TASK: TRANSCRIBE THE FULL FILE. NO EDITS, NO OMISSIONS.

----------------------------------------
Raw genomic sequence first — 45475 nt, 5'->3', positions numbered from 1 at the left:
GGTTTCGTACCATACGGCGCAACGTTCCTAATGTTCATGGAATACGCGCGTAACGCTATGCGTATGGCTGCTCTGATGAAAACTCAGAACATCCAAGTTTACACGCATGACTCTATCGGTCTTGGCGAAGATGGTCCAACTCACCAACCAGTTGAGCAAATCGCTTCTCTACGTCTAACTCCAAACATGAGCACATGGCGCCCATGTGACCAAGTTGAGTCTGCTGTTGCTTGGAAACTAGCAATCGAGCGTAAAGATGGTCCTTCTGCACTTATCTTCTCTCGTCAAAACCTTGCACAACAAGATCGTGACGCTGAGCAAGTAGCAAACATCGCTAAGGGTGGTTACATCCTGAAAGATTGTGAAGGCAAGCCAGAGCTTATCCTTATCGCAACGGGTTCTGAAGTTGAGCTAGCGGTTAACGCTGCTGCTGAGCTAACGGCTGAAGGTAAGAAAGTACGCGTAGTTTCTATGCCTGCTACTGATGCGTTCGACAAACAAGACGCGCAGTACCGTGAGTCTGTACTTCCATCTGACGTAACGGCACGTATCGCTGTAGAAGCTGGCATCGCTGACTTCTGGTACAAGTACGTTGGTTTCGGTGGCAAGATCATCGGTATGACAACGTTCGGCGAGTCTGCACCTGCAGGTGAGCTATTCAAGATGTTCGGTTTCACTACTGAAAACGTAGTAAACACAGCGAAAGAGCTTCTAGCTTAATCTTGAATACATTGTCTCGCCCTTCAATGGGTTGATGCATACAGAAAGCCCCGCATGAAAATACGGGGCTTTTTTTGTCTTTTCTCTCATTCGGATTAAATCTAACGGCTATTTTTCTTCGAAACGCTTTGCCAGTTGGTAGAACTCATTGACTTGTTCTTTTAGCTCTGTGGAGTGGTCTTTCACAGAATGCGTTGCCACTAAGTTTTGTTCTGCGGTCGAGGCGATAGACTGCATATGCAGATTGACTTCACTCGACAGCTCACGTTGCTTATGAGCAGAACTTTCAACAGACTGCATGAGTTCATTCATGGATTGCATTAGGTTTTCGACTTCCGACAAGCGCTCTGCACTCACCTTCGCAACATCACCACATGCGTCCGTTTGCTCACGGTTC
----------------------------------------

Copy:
Raw genomic sequence first — 45475 nt, 5'->3', positions numbered from 1 at the left:
GGTTTCGTACCATACGGCGCAACGTTCCTAATGTTCATGGAATACGCGCGTAACGCTATGCGTATGGCTGCTCTGATGAAAACTCAGAACATCCAAGTTTACACGCATGACTCTATCGGTCTTGGCGAAGATGGTCCAACTCACCAACCAGTTGAGCAAATCGCTTCTCTACGTCTAACTCCAAACATGAGCACATGGCGCCCATGTGACCAAGTTGAGTCTGCTGTTGCTTGGAAACTAGCAATCGAGCGTAAAGATGGTCCTTCTGCACTTATCTTCTCTCGTCAAAACCTTGCACAACAAGATCGTGACGCTGAGCAAGTAGCAAACATCGCTAAGGGTGGTTACATCCTGAAAGATTGTGAAGGCAAGCCAGAGCTTATCCTTATCGCAACGGGTTCTGAAGTTGAGCTAGCGGTTAACGCTGCTGCTGAGCTAACGGCTGAAGGTAAGAAAGTACGCGTAGTTTCTATGCCTGCTACTGATGCGTTCGACAAACAAGACGCGCAGTACCGTGAGTCTGTACTTCCATCTGACGTAACGGCACGTATCGCTGTAGAAGCTGGCATCGCTGACTTCTGGTACAAGTACGTTGGTTTCGGTGGCAAGATCATCGGTATGACAACGTTCGGCGAGTCTGCACCTGCAGGTGAGCTATTCAAGATGTTCGGTTTCACTACTGAAAACGTAGTAAACACAGCGAAAGAGCTTCTAGCTTAATCTTGAATACATTGTCTCGCCCTTCAATGGGTTGATGCATACAGAAAGCCCCGCATGAAAATACGGGGCTTTTTTTGTCTTTTCTCTCATTCGGATTAAATCTAACGGCTATTTTTCTTCGAAACGCTTTGCCAGTTGGTAGAACTCATTGACTTGTTCTTTTAGCTCTGTGGAGTGGTCTTTCACAGAATGCGTTGCCACTAAGTTTTGTTCTGCGGTCGAGGCGATAGACTGCATATGCAGATTGACTTCACTCGACAGCTCACGTTGCTTATGAGCAGAACTTTCAACAGACTGCATGAGTTCATTCATGGATTGCATTAGGTTTTCGACTTCCGACAAGCGCTCTGCACTCACCTTCGCAACATCACCACATGCGTCCGTTTGCTCACGGTTC